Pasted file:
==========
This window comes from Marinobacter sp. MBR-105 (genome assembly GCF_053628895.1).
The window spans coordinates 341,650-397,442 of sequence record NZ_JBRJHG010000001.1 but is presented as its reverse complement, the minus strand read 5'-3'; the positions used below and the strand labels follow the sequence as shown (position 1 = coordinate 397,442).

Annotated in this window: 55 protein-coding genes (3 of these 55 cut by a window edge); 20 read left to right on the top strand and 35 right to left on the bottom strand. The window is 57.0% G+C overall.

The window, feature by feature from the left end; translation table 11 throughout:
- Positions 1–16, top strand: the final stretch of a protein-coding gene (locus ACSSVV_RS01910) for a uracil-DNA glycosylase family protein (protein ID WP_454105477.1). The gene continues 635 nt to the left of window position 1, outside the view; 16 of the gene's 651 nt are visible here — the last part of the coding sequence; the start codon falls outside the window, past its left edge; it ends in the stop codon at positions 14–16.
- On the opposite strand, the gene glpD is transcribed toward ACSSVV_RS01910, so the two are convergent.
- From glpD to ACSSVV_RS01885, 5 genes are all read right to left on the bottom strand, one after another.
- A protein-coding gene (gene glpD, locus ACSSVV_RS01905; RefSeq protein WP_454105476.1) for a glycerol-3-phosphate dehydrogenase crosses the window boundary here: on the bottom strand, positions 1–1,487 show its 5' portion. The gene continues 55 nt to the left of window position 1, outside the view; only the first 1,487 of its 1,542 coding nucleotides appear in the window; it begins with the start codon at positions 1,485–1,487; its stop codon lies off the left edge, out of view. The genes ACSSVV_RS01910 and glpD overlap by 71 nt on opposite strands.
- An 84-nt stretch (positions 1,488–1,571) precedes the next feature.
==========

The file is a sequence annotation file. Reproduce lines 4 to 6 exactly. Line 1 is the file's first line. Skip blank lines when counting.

The window, feature by feature from the left end; translation table 11 throughout:
- Positions 1–16, top strand: the final stretch of a protein-coding gene (locus ACSSVV_RS01910) for a uracil-DNA glycosylase family protein (protein ID WP_454105477.1). The gene continues 635 nt to the left of window position 1, outside the view; 16 of the gene's 651 nt are visible here — the last part of the coding sequence; the start codon falls outside the window, past its left edge; it ends in the stop codon at positions 14–16.
- On the opposite strand, the gene glpD is transcribed toward ACSSVV_RS01910, so the two are convergent.